Our hotel was back in Puerto Vallarta, a good few hours away (if we didn’t get lost) and it was was quickly approaching total darkness, so we didn’t even try to find San Blas at this point. And so we got back on the road.
If you’re not convinced of the safety of eating ceviche prepared the traditional way, here’s a solution for you, by way of Rick Bayless. Bayless was recently selected by President Obama to cook for the administration’s second state dinner on May 19th, honoring Mexican President Felipe Calderon. He has a great recipe for shrimp ceviche that avoids the issue of food poisoning by using quickly cooked shrimp. This results in something which is closer to a Mexican shrimp cocktail than a true ceviche. As such, this recipe is probably blasphemous to Mexican culinary purists, but is delicioso nonetheless. Wash this down with margaritas (Rick Bayless’ recipe is the best I’ve come across) or non-alcoholic freshly squeezed limeade, and you’ve got a fiesta.
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Rick Bayless’s Ceviche de Camaron: Shrimp Ceviche “Cocktail”
by Rick Bayless, Mexico One Plate at a Time
yield: Makes 3 cups, serving 6 as an appetizer
1/2 cup plus 2 tablespoons fresh lime juice
1 generous pound unpeeled smallish shrimp (I prefer the ones that are 41/50 count to a pound)
1/2 medium white onion, chopped into 1/4 inch pieces
1/3 cup chopped fresh cilantro, plus several sprigs for garnish
1/2 cup ketchup
1 to 2 tablespoons vinegary Mexican bottled hot sauce (such as Tamazula, Valentina or Búfalo, the latter being on the sweet side)
About 2 tablespoons olive oil, preferably extra-virgin (optional, but recommended to smooth out sharpness)
1 cup diced peeled cucumber or jícama (or 1/2 cup of each)
1 small ripe avocado, peeled, pitted and cubed
Several lime slices for garnish
Tostadas or tortilla chips, store-bought or homemade or saltine crackers for serving
1. Cooking and Marinating the Shrimp.
Bring 1 quart salted water to a boil and add 2 tablespoons of the lime juice. Scoop in the shrimp, cover and let the water return to the boil. Immediately remove from the heat, set the lid askew and pour off all the liquid. Replace the cover and let the shrimp steam off the heat for 10 minutes. Spread out the shrimp in a large glass or stainless steel bowl to cool completely. Peel and devein the shrimp if you wish: One by one lay the shrimp on your work surface, make a shallow incision down the back and scrape out the (usually) dark intestinal tract. Toss the shrimp with the remaining 1/2 lime juice, cover and refrigerate for about an hour.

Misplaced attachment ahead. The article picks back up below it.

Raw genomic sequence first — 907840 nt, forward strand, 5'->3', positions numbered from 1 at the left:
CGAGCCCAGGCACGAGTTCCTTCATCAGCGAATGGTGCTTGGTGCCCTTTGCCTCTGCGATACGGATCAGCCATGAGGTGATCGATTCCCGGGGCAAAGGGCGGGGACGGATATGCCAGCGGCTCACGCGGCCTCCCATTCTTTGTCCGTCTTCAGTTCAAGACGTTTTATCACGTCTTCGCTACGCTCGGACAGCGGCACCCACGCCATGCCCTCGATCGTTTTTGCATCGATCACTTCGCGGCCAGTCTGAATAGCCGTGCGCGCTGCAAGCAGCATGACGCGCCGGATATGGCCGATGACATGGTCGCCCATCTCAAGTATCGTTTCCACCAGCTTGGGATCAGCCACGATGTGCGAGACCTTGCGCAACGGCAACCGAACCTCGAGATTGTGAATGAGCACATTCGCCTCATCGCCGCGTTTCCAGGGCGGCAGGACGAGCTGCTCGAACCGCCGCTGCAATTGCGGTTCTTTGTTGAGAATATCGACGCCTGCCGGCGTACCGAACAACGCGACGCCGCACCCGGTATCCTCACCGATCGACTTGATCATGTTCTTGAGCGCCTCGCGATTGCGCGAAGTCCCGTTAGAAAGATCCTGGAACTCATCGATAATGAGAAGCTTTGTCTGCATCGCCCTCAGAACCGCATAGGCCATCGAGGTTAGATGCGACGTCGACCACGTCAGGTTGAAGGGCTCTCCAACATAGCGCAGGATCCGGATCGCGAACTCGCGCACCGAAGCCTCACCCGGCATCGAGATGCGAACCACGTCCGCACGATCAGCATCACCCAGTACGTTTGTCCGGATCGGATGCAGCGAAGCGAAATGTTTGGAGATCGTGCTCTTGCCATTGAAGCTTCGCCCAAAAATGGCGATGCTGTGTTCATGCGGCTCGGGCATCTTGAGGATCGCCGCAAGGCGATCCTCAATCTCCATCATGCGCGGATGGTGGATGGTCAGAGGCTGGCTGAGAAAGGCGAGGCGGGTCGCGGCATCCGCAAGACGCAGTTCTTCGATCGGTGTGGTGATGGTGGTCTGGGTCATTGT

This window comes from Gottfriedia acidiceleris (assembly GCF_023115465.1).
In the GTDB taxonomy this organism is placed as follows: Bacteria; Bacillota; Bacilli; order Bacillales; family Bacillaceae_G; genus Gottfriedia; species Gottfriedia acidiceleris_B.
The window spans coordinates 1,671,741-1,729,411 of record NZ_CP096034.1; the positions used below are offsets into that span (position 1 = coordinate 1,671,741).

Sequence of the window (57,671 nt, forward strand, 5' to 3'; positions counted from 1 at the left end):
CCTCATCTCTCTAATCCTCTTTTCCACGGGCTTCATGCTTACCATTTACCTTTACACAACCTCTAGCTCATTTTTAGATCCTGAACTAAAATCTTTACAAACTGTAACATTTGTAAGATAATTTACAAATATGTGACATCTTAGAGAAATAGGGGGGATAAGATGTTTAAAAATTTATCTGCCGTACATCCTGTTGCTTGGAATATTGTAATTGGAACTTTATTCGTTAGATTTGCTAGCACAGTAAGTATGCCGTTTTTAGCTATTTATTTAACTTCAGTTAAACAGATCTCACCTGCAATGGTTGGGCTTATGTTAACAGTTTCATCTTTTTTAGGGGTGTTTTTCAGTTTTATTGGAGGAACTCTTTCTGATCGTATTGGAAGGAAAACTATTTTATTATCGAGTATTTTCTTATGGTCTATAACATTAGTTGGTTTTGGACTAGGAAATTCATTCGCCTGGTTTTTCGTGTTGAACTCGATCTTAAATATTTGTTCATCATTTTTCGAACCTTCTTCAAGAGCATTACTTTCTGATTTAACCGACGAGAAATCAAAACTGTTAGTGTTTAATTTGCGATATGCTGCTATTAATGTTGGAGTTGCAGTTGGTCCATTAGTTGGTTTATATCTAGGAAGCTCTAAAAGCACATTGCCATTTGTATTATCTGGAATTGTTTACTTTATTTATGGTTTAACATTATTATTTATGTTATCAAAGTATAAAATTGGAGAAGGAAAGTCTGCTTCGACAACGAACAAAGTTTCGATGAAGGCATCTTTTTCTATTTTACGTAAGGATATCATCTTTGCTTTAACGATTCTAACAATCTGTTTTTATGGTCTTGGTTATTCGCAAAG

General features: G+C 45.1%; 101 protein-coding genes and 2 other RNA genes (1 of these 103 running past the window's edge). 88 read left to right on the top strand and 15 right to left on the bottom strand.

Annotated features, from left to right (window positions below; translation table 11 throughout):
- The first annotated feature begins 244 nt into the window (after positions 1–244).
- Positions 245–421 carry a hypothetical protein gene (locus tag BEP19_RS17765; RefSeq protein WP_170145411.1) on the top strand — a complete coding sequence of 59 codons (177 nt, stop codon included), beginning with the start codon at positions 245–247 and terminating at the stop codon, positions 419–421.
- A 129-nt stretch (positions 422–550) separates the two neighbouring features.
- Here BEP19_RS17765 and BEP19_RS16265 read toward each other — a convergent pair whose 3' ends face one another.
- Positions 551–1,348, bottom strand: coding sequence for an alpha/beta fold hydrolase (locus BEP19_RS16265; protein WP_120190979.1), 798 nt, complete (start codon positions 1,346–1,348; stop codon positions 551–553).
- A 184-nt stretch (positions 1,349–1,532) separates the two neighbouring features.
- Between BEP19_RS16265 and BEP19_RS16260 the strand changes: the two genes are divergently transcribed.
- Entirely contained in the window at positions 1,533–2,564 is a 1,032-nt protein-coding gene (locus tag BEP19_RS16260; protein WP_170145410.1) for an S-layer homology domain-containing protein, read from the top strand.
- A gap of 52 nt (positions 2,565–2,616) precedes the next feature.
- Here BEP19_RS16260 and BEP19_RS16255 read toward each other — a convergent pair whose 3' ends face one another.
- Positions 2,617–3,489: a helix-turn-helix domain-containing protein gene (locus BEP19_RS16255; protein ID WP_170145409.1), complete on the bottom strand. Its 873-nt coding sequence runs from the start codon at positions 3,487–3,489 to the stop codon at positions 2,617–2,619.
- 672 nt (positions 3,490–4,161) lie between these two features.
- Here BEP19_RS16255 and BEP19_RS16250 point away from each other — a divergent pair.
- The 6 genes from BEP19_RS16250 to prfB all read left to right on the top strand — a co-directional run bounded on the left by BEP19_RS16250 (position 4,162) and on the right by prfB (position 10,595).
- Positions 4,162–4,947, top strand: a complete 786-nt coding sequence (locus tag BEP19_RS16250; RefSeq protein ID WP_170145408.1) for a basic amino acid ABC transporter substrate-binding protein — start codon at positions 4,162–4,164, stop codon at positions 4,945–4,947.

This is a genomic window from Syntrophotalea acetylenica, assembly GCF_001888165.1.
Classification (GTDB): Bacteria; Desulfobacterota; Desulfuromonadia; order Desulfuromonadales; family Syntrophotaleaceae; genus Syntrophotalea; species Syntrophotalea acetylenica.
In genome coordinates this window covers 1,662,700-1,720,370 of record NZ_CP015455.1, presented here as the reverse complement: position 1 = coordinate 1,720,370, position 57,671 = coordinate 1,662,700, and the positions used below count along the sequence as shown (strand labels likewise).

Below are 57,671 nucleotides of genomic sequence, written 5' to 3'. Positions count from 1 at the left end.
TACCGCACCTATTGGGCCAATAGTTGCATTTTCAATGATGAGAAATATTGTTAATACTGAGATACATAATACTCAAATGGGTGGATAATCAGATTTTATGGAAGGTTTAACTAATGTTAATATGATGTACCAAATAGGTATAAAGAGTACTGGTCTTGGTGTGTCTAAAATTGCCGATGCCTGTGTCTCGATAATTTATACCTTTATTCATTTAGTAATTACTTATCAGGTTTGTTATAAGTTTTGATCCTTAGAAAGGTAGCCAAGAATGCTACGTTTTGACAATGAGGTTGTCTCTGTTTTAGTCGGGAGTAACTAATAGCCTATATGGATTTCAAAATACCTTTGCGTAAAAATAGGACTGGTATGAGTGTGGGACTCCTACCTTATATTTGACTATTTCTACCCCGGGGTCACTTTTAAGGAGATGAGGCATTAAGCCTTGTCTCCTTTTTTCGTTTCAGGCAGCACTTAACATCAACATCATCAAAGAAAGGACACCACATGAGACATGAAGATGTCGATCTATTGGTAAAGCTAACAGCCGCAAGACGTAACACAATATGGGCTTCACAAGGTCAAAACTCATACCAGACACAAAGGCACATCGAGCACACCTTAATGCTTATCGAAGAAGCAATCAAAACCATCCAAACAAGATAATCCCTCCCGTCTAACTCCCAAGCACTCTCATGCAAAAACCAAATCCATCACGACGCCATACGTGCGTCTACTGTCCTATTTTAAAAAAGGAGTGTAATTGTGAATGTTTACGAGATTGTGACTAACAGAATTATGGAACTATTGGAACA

2. The flavorings.
In a small strainer, rinse the onion under cold water, then shake off the excess liquid. Add to the shrimp bowl along with the cilantro, ketchup, hot sauce, optional olive oil, cucumber and/or jícama and avocado. Taste and season with salt, usually about 1/2 teaspoon. Cover and refrigerate if not serving immediately.
3. Serving the ceviche.
Spoon the ceviche into sundae glasses, martini glasses, or small bowls: garnish with sprigs of cilantro and slices of lime. Serve with tostadas, tortilla chips or saltines to enjoy alongside.
The ceviche is best made the day it is served. The flavorings can be added to the shrimp a few hours in advance.
Simply the Best Margarita
From Rick Bayless’s Mexican Kitchen; Scribner, 1996.
1/4 cup fresh lime juice, about 1 large lime
1/4 cup silver 100 percent agave tequila
1/4 cup orange liqueur
1/2 cup coarsely cracked ice cubes
Rub the rims of 2 martini glasses with a lime wedge, then dip the rims in a dish of course salt. Refrigerate the glasses if desired.
In a shaker, combine the lime juice, tequila, and orange liqueur. Add ice and shake 10 to 15 seconds, then strain into the prepared glasses.
Story and photos © 2010, Linda Shiue.